Film review: Broken City

BROKEN CITY – TWO STARS
By Alex Dymoke

“Those guys take that metrosexual crap way too far!” shouts detective Billy Taggart (Mark Wahlberg) about his girlfriend’s thespy
friends. The line tells you everything you need to know about Broken City. Taggart finds it difficult expressing emotion. So does Brian
Tucker, the screenwriter.

The characters are given ugly backstories to make up for the lack of emotional development: Taggart is a former NYPD officer who left the force after murdering his girlfriend's sister's rapist. Now he works as a private investigator, creeping around after the wives of jealous husbands, taking pictures and reporting back. Through a twist of fate that isn't worth explaining, corrupt Mayor of New York City Nicholas Hostetler (payed by Russell Crowe, the first New York Mayor with an Australian accent) enlists him to investigate his human rights campaigner wife (Catherine Zeta Jones).

We know that Catherine Zeta Jones is a human rights campaigner because at one point she appears at a rally in front of a big banner with the words “Human Rights Campaign” on it. Would there ever be a human rights campaign that is literally called “Human Rights Campaign”? That's the kind of lumpen stupidity that infects this film.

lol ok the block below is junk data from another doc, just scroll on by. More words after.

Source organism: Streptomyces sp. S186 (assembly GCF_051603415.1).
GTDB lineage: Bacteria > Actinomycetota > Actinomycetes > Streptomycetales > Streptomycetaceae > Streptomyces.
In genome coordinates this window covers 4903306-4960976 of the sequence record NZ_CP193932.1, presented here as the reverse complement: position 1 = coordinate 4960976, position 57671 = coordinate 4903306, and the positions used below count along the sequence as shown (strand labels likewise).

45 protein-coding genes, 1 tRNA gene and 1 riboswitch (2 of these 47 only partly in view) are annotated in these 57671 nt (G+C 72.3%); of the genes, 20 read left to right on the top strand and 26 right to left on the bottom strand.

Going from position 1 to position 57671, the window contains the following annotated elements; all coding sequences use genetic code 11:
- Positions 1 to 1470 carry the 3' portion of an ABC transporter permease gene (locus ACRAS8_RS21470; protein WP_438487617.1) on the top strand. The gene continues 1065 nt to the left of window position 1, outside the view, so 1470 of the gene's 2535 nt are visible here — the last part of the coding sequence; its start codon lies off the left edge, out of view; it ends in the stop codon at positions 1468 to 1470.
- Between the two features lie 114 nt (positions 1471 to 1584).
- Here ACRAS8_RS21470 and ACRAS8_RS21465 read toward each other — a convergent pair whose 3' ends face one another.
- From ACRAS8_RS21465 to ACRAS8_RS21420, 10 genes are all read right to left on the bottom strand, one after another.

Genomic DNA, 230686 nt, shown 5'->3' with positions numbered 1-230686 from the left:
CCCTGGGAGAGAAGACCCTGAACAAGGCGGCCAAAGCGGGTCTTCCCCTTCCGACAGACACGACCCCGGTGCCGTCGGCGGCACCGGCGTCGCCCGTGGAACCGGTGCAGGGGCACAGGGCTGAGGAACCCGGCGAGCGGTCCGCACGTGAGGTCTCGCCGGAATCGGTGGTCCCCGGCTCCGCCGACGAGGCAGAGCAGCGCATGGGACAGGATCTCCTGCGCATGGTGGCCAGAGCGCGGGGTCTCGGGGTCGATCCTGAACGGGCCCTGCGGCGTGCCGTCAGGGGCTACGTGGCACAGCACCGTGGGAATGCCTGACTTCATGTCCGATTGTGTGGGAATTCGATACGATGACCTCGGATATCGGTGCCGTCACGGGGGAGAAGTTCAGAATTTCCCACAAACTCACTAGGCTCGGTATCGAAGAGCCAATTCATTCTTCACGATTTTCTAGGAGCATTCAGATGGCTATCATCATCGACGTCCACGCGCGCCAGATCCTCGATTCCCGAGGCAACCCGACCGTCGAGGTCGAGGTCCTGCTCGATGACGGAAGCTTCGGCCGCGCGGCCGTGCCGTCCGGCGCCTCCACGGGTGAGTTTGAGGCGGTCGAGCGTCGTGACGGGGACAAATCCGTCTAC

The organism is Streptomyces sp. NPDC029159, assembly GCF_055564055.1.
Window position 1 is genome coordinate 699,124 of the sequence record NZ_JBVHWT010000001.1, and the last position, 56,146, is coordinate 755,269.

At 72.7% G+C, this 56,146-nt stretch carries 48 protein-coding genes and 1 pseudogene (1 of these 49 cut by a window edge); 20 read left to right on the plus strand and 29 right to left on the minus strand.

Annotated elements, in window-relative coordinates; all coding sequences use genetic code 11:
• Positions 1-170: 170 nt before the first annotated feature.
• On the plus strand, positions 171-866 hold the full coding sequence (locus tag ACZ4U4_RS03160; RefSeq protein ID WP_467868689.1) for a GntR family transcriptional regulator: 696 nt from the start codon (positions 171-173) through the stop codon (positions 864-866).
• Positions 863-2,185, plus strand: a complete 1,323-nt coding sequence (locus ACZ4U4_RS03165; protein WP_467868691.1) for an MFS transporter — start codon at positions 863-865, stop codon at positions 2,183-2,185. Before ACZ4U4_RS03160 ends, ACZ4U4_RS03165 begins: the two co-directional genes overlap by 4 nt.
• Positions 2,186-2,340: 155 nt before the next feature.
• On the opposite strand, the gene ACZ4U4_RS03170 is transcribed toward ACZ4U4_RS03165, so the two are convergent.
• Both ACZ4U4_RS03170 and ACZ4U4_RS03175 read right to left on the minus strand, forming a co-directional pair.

Broken City relies on stupidity for it to work. Taggart's thuggish anti-intellectualism means that he fails to notice important developments in the story. This doesn't make for an enjoyable cinema-going experience; having to follow around Wahlberg while he punches things, threatens people and struggles to figure out what you as an audience member figured out ten minutes ago.

Russell Crowe, on the other hand, is excellent. He seems to relish being the best thing in a bad movie. It's as if the pressure is off
and he can just indulge in an absurdly over the top performance. The corrupt politician pouring out tumblers of scotch in an oak-panelled office is as hackneyed as it gets; Crowe luxuriates in the cliché, delivering lines like “I own you” with a menacing enthusiasm that is almost camp.

Unfortunately his performance is not enough to save this movie: Broken City is beyond repair.